Artisan Producers, Farming

Hops: A Sonoma County Legacy

The year 1858 left something of a legacy. That was the year that Hungarian count Agoston Haraszthy brought European grape varietals to Sonoma County. That Harmon Heald sketched out Healdsburg Plaza. And 1858 was the first recorded year that hops were grown here, on a farm near Forestville.

The impact of hops — and apples and prunes and eggs — on Sonoma County’s population growth simply can’t be overestimated. There were 11,000 people living here in 1860, yet just 3,000 souls resided that year in adjacent Marin County; 5,000 in nearby Napa County. An economic agricultural powerhouse, Sonoma County’s food nourished San Francisco’s rapid evolution and its beers, ciders, and wines slaked its endless thirst.

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Fragrant and happy in our hot, dry climate, hops were never king here. That historic honor goes to apples and prunes. Today, of course, it’s all about wine grapes. But this is agriculture we’re discussing, not fads (ask grape growers what happened to Merlot production after Sideways was released) — and ag is dependent on weather and vulnerable to pests.

Hops had a good 70-plus year primacy in Sonoma County, outlasting even Prohibition before mildew, aphids, and the langur of a post-WWIII economy finally pushed production northward, to Washington, Oregon, and Idaho, where most of the hops in the U.S. are now grown. But no matter where in the West they’re raised, chances are that they’re harvested with a Dauenhauer, the eponymous machine that Santa Rosa resident Florian Dauenhauer constructed in 1940 to bring in the hops when his workers went on strike.

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And while it lasted, the hops revolution made a literal mark on our landscape. Today, the large-shouldered hop kilns that dot the countryside crumble quaintly into fields, with most visitors unaware of the job they used to do.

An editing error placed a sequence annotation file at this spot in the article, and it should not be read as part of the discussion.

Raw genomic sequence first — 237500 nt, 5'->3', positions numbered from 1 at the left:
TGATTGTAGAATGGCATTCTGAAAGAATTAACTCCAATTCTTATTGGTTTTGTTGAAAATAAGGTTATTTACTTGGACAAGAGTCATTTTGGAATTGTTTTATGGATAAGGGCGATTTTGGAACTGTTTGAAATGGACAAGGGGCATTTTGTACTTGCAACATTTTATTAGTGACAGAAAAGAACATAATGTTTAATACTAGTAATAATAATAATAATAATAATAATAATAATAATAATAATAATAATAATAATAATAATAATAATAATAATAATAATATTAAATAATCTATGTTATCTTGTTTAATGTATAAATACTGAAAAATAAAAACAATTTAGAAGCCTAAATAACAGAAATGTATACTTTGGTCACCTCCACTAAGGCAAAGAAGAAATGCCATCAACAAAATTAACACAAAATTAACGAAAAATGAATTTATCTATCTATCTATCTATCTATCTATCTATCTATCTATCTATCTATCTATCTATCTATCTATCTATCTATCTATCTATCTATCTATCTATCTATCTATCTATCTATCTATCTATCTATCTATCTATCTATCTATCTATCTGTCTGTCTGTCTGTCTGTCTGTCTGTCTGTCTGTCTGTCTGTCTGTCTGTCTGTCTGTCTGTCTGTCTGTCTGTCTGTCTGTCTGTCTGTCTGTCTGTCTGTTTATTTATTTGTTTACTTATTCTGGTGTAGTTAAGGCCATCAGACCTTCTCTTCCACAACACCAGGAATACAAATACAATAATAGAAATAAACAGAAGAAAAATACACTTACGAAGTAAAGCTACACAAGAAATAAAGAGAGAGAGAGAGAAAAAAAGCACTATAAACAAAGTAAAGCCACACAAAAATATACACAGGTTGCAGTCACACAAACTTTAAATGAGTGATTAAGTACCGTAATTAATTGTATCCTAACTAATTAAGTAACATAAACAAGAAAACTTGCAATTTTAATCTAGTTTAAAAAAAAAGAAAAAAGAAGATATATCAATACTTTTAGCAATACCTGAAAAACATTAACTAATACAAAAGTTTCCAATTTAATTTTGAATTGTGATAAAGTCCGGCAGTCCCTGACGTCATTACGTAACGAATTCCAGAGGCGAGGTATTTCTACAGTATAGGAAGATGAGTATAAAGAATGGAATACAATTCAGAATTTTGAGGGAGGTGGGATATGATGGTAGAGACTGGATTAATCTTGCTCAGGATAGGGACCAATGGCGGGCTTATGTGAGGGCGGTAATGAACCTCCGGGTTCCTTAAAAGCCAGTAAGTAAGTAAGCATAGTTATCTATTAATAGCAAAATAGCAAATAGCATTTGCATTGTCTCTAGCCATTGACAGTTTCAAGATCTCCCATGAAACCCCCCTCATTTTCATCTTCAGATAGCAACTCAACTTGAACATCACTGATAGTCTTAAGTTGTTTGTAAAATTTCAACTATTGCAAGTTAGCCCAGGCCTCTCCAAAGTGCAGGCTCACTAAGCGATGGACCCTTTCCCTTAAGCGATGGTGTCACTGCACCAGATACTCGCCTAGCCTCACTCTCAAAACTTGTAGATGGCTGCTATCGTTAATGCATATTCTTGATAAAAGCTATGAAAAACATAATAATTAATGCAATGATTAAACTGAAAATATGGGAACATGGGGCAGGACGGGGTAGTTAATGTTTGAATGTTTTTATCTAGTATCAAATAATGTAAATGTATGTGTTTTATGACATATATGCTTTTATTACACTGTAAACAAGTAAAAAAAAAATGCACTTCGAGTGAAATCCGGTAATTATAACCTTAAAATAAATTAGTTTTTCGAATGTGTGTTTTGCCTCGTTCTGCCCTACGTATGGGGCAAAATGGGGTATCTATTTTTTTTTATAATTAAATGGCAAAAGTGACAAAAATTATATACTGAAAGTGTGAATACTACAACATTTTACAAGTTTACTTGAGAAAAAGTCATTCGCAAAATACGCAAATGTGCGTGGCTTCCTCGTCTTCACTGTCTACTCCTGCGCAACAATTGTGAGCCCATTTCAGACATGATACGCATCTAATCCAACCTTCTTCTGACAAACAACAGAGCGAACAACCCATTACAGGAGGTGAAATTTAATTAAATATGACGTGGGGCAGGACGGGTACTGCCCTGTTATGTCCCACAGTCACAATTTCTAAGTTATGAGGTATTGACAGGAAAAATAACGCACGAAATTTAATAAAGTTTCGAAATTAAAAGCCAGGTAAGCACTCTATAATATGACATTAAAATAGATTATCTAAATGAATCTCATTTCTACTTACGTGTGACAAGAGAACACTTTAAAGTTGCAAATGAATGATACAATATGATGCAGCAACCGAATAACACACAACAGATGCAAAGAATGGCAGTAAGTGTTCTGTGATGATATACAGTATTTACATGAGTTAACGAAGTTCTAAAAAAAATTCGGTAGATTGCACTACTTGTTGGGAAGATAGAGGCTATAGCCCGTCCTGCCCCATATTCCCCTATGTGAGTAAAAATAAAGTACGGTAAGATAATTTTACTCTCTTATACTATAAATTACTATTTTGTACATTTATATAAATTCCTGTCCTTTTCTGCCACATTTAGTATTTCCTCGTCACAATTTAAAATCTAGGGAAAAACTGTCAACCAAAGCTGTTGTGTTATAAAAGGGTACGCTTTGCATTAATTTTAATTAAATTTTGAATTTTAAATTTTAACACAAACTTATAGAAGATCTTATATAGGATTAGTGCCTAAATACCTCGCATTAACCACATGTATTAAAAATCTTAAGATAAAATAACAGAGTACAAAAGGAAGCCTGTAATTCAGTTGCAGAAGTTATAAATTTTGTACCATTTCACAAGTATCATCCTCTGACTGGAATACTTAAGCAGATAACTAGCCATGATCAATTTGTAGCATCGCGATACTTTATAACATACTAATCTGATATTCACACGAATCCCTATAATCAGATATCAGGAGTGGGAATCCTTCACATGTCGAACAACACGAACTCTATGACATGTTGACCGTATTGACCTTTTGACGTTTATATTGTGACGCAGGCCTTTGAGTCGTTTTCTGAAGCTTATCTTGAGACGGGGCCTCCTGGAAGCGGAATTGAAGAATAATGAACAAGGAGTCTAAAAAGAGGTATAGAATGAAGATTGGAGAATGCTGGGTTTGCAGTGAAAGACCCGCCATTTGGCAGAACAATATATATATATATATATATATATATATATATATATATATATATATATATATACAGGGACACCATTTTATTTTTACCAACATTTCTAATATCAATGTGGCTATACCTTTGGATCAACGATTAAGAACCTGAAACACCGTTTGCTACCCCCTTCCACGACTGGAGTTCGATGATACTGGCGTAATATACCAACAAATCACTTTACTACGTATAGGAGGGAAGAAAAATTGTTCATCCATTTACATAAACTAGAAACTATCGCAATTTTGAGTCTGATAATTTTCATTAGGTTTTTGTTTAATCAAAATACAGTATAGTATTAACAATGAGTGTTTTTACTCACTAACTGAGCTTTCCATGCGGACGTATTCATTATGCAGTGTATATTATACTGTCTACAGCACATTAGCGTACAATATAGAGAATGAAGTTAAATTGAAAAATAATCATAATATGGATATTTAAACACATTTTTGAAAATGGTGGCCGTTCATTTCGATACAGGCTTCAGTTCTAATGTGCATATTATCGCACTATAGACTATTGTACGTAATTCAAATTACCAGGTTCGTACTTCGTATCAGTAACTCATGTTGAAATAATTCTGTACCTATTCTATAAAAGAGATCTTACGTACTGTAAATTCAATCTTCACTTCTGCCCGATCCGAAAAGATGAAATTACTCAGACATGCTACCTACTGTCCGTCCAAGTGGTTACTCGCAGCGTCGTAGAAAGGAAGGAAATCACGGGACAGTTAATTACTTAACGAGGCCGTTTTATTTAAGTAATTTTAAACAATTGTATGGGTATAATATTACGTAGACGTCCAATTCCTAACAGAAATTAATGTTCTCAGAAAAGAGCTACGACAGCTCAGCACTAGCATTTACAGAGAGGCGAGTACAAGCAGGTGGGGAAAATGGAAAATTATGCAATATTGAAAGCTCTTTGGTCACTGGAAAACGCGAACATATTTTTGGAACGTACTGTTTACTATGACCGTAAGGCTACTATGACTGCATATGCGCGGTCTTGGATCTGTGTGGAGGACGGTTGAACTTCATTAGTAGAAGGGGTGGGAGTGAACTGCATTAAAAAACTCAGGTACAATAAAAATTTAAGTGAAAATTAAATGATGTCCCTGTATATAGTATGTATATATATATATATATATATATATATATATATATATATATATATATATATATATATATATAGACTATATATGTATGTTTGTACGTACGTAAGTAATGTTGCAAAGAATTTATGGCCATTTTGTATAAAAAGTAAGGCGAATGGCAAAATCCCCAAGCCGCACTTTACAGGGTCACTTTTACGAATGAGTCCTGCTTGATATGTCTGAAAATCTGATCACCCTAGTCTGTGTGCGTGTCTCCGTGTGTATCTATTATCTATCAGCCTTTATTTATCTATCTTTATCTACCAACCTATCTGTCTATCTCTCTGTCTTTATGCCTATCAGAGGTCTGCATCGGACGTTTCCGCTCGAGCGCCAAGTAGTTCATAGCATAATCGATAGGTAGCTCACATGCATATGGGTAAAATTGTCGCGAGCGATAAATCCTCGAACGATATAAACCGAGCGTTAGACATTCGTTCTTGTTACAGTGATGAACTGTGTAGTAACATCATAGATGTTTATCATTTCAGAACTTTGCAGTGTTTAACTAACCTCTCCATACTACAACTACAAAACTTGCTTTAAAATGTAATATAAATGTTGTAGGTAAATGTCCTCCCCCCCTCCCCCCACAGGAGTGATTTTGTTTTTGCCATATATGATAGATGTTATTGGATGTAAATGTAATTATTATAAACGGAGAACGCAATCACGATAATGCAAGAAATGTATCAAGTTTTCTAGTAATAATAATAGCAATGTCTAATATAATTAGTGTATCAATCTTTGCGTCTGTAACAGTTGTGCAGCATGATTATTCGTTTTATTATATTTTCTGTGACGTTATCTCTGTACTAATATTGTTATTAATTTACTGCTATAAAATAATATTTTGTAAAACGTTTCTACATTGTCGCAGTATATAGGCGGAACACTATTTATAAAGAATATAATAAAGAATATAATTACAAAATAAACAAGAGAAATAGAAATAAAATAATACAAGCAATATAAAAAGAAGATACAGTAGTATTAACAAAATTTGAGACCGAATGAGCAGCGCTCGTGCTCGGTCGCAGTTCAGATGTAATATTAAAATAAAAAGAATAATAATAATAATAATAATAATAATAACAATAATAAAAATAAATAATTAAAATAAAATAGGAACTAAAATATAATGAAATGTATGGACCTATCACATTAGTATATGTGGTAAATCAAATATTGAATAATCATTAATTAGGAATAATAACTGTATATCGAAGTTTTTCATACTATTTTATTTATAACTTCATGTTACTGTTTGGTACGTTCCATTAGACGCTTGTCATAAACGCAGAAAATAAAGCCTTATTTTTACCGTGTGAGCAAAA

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Yet with Wine Country increasingly being known as Beer Country, more and more visitors are coming here as much for our beer as for our wine, and in this way, hops once again reign — but this time, in the glass.

With a dollar impact hovering around $170 million when last tallied in 2013, Sonoma County appears to be at the epicenter of the craft brew revolution. Petaluma’s Lagunitas Brewing Co., where “beer speaks and people mumble,” just sold 50% of itself to the Heineken megalith, extending its reach far beyond the U.S. Some 42 craft beer, cideries, and distilleries now operate in Sonoma County, offering differing styles and takes on this most humble of human pleasures.

This is all pretty exciting to those of us who believe in good farming, good cooking, and good eating. The array of excellent hand-crafted local beers available for us to offer on tap, and, increasingly in the can — a fad we heartily endorse — should be a cause for celebration to anyone with a menu. With which foods do you balance the bitter intensity of the hoppiest beers? How does a wet-hop brew — one in which the hop flowers are not air- or kiln-dried before incorporating — work with our wood-fired pizzas or mezze plate? What should our Larder have on hand for picnickers? This is our kind of fun.

The Wine Country adage has always been that it takes a lot of good beer to make good wine. It’s a nice twist that all of that good beer can once again come from Sonoma County.

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  1. Kathy Maguire Chamberlain

    My Grandfather, Nick Mortensen, was an early 1900’s Sonoma County hop inspector via horse and wagon letting the horse take him home when he was too tired. In his day there was no need for an address.Just his name and Santa Rosa.

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